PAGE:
The Second Year of One of England's Little Wars
K. — From certain Members of the Ngatiawa Tribe to the Superintendent — of the Province of Wellington
From certain Members of the Ngatiawa Tribe to the Superintendent
of the Province of Wellington.
Mr. Superintendent,—Greeting to you. These are our words: hear them, that you may declare them openly in the presence of the Governor.
We have portions of land also at Waitara within the piece of land which was wrongly sold by Teira to the Governor; we, as well as those who have been driven of that piece of land. It belonged to all our ancestors. We never heard from the old men who have lately died, that that land belonged only to Ngatituaho and Ngatihinga, or to the ancestors of Teira and his companions, whose pedigree has been lately set forth, or to his father, and that by them it was given to our ancestors and to our fathers as to dependents, who should raise food for the ancestors of Teira and his companions, or for his father and the fathers of his companions.
Nor is it land that has lately been discovered by Teira, or by his father or by his companions, that we should be mistaken in what we say about it, or that it should be right to make strong assertions with reference to that land in order to justify their making no account of us and those who have been forcibly driven off it. No. It is old land that belonged to our ancestors.
Now we have heard the defence of Parris wrong doing with reference to our portions of land there, which says, “A long time was allowed to elapse, and nothing was said about the land: Parris, the Land Commissioner of Taranaki, carefully inquired that he might find out who were the owners of the land which was offered to him. Parris searched, and at length he found them out.”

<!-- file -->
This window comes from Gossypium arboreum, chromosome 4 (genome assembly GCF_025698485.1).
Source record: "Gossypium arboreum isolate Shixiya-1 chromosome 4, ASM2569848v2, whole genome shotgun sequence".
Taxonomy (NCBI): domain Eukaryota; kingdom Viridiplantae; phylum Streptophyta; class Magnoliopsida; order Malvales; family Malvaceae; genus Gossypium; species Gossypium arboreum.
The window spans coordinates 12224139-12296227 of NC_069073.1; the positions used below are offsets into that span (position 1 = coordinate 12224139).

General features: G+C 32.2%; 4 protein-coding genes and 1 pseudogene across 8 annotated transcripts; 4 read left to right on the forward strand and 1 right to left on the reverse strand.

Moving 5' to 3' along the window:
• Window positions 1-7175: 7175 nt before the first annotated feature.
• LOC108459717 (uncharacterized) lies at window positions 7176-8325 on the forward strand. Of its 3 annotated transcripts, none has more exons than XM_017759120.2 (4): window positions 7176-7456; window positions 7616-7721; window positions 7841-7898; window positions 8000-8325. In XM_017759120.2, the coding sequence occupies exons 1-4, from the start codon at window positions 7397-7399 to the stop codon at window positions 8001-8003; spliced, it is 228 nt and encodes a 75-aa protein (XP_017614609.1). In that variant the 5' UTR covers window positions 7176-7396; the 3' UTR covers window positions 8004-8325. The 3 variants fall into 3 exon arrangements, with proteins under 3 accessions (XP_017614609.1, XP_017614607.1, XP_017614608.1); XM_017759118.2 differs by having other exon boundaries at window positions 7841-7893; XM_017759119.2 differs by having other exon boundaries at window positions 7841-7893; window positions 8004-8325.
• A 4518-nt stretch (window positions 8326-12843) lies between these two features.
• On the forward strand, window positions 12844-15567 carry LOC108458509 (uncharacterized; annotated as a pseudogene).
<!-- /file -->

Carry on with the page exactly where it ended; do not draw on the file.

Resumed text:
These words were intended to excite everybody's admiration, that it might be thought that he really had searched. Listen. We were all the time living at Waikanae; one of us at Otaki. Now Parris never came to make inquiries of us as to whether we had land there or not; nor did any assistant of his in that work come to inquire; nor did he write any letter of inquiry; nor did he, in the course of that year, print in the newspaper his inquiries as to the owners of that land, None, none at all.
Off goes one of the land purchasers to make inquiries of some people of Arapawa, passing over us without inquiry.
We did not hear of it until the time when Teira received the money. Still we felt no apprehension of losing our lands, because we were continually hearing of the strong declaration of Wiremu Kingi, that he would keep our lands for us. For he is our chief, a protecting shade for our lands.
The second time was when they went to survey it.
The third time was when the soldiers were sent to take it. How could we get a word in? When the trouble had become serious, then Parris goes and prints in the newspaper that he has made inquiry.page 69
We ask this question. What are we, peaceable persons, who are not joining in the fighting, to do when our lands are wrongly taken away by the Governor? Where shall we seek a way by which we may get our lands restored to us? Shall we seek it from the Queen, or from whom? We imagined that it was for the law to rectify wrongs. Up to this time our hearts keep anxiously inquiring. We will say no more.
From us, members of Ngatiawa, and owners of that land at Waitara.